Amantadine has been used for more than 20 years in the symptomatic treatment of Parkinson's disease (PD). Several recent discoveries suggest that amantadine could also have a neuroprotective effect in PD. We studied survival in all parkinsonism (including PD and other parkinsonian syndromes) patients attending a single clinic, employing standard survival curves and a Cox regression model, to identify independent predictive variables for survival (while taking into account factors potentially associated with both outcome and treatment selection). Amantadine-treated patients (n = 250) were similar to the patients not treated with amantadine (n = 586) in terms of age, gender, type of parkinsonism, Hoehn and Yahr stage and dementia status at initial neurological visit. Amantadine use was an independent predictor of improved survival (p < 0.01). Improved survival was also associated with a higher 10-year expected survival (based on age, gender, and birth year), absence of dementia, type of parkinsonism = PD, and low Hoehn and Yahr stage (I or II) at initial neurologic visit (all p < 0.01); these additional factors occurred in statistically similar proportions in the groups that were and were not treated with amantadine. The association of improved survival with amantadine use may stem from symptomatic benefit or may reflect a 'neuroprotective' effect, mediated through N-methyl-D-aspartate (NMDA) receptor antagonism, dopamine uptake blockade activity, or other mechanisms. Our preliminary findings suggest that a prospective, controlled, randomized trial of amantadine's effects on PD progression is warranted.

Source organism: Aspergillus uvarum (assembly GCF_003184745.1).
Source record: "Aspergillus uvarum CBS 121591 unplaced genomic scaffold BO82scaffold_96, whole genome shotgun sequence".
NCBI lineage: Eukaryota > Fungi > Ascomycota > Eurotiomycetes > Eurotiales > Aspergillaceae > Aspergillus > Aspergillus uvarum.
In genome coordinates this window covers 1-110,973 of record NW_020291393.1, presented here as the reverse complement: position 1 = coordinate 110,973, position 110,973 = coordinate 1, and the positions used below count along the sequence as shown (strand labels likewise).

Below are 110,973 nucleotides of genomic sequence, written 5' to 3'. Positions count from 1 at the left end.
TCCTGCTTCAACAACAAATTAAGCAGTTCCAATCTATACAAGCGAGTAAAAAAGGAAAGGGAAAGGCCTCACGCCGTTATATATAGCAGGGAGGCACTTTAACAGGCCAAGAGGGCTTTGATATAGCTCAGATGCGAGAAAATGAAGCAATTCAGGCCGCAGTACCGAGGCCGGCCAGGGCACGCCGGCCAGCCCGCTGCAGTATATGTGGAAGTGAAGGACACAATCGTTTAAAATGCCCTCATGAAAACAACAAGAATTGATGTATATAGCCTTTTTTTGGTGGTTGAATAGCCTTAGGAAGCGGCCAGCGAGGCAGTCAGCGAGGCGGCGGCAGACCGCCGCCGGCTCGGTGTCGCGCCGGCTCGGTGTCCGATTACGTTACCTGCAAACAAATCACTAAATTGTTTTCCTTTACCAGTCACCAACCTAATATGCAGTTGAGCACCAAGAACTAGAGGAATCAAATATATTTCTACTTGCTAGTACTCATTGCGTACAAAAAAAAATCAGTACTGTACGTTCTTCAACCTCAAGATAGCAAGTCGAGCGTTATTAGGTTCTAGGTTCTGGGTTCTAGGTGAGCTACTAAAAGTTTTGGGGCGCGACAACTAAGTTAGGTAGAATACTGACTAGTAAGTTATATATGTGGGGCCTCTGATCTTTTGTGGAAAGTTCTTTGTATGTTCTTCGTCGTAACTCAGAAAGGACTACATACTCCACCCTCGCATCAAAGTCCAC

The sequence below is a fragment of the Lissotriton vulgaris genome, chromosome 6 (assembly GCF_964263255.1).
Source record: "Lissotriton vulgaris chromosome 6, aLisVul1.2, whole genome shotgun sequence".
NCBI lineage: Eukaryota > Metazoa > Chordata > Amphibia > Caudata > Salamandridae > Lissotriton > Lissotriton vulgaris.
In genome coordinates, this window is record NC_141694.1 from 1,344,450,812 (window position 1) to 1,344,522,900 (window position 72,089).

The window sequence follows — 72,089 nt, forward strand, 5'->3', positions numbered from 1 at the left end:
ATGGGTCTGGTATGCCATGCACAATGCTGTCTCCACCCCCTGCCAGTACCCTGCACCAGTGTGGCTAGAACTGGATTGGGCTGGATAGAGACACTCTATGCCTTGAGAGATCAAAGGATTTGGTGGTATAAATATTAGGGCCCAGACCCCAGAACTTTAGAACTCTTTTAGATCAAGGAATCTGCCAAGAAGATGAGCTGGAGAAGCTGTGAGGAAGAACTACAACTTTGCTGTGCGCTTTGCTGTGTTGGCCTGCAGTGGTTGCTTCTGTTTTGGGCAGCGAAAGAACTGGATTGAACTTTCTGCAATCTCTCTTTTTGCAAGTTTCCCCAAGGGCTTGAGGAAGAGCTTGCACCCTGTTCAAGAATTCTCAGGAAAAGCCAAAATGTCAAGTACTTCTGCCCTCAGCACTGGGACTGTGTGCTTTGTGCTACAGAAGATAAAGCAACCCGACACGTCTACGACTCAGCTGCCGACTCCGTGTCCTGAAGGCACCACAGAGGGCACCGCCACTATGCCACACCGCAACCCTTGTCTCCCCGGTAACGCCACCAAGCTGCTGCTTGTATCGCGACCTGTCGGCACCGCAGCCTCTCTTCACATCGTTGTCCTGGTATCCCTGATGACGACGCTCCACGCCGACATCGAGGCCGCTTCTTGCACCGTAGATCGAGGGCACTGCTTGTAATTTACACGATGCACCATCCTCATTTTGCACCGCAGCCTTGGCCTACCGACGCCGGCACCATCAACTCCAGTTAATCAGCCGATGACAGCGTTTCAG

ASJC Scopus subject areas
- Clinical Neurology